Undeterred by such facts, Quraishy advocates restrictions on speech critical of Islam and Muslims. In light of the "collective brain washing of German people by Nazi statements" and their "dire consequences," Quraishy concludes that "[f]ree speech has its limits—moral, legal, and societal. No individual or a group should be above law and society's well being as well as harmony." Quraishy finds many criticisms of Islam such as comparisons with totalitarian movements to be "very insulting, derogatory and provocative to most Muslim communities." While expressing a vague Muslim willingness to "welcome criticism of individuals, groups or even whole societies, where Islam is the major religion," Quraishy draws an undefined "line between Freedom of speech and Freedom of hate speech."
For a more appropriate treatment of Islam under his conception of proper "freedom of speech", Quraishy recommends a "closer look at the terminology used by the media in its coverage of Islam, and Muslims in general and terrorism in particular." With respect to these issues, Quraishy rather arbitrarily demands a "[d]e-linking of Islam and terrorism or militancy in media," irrespective of Islamist ideology as a source of worldwide religious violence. For furtherance of these goals, Quraishy advocates "ongoing dialogue with the media as how to balance freedom of speech [emphasis added], covering events without prejudice and being sensitive to the rights of minorities," thereby opening the door to more politically correct pressure for Islamophile manipulation of the media already manifest in the United States. In the public sector, Quraishy advocates "[c]lear guidelines against Islamophobia from internationally respected organs, like UN, OSCE, ODIHR, EU, Council of Europe" as well as "[s]trong legislation against hate speech, incitement to religious hatred and propaganda."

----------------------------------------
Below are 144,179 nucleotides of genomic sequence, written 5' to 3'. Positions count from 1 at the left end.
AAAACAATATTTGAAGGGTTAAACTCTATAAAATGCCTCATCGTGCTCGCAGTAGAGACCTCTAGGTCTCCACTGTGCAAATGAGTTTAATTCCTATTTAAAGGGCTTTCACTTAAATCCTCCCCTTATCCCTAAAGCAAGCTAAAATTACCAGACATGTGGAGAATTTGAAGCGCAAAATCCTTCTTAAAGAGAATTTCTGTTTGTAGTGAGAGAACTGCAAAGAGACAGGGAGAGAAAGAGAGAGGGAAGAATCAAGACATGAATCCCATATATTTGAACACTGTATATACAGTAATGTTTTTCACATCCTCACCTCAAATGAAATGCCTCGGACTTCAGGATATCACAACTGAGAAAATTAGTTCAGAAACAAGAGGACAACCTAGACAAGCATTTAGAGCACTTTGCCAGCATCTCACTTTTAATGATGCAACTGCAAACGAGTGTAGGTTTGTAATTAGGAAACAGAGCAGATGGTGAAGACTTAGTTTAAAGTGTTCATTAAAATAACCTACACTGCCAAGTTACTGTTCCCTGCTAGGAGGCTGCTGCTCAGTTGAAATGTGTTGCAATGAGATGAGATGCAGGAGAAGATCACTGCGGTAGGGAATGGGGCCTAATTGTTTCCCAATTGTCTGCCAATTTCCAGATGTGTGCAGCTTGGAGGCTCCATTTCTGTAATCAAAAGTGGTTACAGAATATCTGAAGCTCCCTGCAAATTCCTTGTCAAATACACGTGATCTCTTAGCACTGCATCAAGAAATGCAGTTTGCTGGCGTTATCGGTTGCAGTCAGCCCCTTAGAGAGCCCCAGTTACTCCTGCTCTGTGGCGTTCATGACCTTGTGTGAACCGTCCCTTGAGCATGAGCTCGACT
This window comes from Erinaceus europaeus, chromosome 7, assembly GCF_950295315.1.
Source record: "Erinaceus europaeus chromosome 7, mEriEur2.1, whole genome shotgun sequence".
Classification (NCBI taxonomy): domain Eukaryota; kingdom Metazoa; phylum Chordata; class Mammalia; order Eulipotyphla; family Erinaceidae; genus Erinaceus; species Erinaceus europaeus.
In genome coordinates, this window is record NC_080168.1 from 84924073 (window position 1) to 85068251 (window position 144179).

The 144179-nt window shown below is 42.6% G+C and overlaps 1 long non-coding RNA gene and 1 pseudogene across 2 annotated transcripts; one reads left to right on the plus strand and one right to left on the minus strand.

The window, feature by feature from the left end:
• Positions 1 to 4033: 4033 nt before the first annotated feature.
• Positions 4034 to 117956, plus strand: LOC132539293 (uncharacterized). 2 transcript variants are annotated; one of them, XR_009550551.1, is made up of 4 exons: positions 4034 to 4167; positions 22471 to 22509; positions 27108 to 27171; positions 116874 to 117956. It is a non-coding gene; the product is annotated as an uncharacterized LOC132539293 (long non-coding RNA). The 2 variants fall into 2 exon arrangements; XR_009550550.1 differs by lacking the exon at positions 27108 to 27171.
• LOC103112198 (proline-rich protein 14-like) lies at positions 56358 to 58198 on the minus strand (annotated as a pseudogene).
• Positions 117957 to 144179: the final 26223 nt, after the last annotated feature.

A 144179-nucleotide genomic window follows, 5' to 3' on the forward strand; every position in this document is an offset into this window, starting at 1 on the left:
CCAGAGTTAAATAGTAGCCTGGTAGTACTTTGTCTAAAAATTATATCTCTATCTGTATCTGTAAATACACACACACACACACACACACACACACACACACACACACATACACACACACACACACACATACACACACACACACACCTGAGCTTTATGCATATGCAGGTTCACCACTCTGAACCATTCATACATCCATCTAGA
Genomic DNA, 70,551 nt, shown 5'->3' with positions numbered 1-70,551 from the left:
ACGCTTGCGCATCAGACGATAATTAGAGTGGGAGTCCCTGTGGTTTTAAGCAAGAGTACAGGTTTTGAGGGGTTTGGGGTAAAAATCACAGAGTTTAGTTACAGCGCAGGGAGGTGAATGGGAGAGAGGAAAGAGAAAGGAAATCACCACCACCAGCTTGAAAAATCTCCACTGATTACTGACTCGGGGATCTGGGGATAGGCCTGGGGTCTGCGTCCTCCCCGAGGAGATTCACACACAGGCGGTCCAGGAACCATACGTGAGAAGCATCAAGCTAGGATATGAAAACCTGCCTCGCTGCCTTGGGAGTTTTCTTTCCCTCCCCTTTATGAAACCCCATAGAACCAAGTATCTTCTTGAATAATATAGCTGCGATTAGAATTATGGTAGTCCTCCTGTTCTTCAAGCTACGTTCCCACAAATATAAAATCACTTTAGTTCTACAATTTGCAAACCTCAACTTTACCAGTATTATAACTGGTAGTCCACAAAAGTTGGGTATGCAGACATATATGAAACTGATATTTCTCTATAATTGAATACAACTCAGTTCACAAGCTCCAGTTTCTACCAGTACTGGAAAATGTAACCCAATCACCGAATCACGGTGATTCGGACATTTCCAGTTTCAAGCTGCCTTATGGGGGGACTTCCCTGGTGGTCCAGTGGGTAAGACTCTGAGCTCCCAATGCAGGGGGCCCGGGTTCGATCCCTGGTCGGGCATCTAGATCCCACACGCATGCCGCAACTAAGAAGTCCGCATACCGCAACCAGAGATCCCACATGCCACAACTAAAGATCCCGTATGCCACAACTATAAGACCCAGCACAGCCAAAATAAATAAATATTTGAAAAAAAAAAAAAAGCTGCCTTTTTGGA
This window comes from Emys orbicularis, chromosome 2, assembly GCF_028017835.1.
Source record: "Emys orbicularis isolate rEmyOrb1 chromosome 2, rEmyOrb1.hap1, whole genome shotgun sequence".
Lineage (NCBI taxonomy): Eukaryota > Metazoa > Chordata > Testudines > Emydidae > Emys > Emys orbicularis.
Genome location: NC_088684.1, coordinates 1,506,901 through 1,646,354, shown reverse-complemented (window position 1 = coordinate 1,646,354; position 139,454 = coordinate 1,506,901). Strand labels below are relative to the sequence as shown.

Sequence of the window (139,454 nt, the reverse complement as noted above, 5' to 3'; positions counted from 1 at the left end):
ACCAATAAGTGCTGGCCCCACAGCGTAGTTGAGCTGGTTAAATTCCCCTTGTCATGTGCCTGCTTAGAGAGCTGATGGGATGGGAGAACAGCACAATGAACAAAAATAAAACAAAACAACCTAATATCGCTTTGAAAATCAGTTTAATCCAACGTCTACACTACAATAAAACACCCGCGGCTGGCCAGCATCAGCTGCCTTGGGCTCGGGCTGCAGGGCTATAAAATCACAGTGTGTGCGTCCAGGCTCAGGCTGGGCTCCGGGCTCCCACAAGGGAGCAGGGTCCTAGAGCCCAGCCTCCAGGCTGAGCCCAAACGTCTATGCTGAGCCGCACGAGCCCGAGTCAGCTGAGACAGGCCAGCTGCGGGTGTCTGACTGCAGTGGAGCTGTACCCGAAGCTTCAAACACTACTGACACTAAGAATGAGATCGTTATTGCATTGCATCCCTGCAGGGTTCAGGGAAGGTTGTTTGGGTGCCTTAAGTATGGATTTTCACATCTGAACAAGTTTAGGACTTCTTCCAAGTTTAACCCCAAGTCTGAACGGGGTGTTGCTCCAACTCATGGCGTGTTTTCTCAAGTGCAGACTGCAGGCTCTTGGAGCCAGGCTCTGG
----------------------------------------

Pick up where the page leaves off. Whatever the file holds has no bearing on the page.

Quraishy's goals and reasoning are of a piece with the views expressed by him and others at the originally cited OSCE meeting that Muslims figure most prominently around the world as victims and not perpetrators. In this vision Islam is a benign religion such that "[b]oth Islam and Christianity wish to fulfill spiritual void in one's life [sic]" and "[e]very one must choose his/her own ways." Simply overlooking the years following the September 11, 2001, attacks that will surely not enter history as a decade of Islamic Peace, Quraishy blithely declares that "violence, death threats, force is un-Islamic." Indeed, in "marked contrast to Christian attitudes to Islam, Muslims have historically respected Christianity as a sister religion that shares the same prophets and many of the same moral values." According to Quraishy, "Muslims would welcome a rapprochement that heralded an end to Islamophobia," but this would require that "most people in the Western societies…shed their racism and face up to the realities of past and recent encounters between Muslims and Christians."
Quraishy's colleague, EMISCO president and former United Nations special rapporteur for racism, Doudou Diene, meanwhile, expressed similar positive feelings towards Islam during a February 2011 symposium with Quraishy and others in Turkey. Speaking of the then beginning Arab Spring now feared by many as an Islamist Winter, Diene praised these upheavals for "leading the region towards democracy." Despite concerns about growing Islamist authoritarianism in Turkey, Diene also "emphasized that the success of Turkey shows how Islam is compatible with democracy and human rights." EMISCO's "hear no evil, see no evil" understanding of Muslims as perpetual victims apparently has no room for recognizing Islamic sharia norms such as punishments, including death, for apostasy and blasphemy and second-class dhimmi status for non-Muslims like Christians, as well as Islam's doctrine of jihad religious warfare advancing sharia.
Thus the threat to a desperately needed intellectual inquiry into, and interchange about, Islam, something Quraishy himself concedes "is not a nationality or ethnicity but the youngest religion after Judaism and Christianity," from the likes of EMISCO is clear. Quraishy's contrived narrative of victimized Muslims as the new Jews will suppress criticism of Islam and its implications as an idea with analogies to legally condemned Third Reich propagandists and neo-Nazis like Julius Streicher. Individuals such as the Danish cartoonist Kurt Westergaard who seek to discuss themes like violence in Islam with a cartoon of Muhammad wearing a bomb in his turban will face legal sanction and social isolation, even as real Islamic suicide bombers, among other things, place bombs in their turbans. Democratic traditions of free speech and international discussions about the dangers within Islam will be the true, ultimate victims.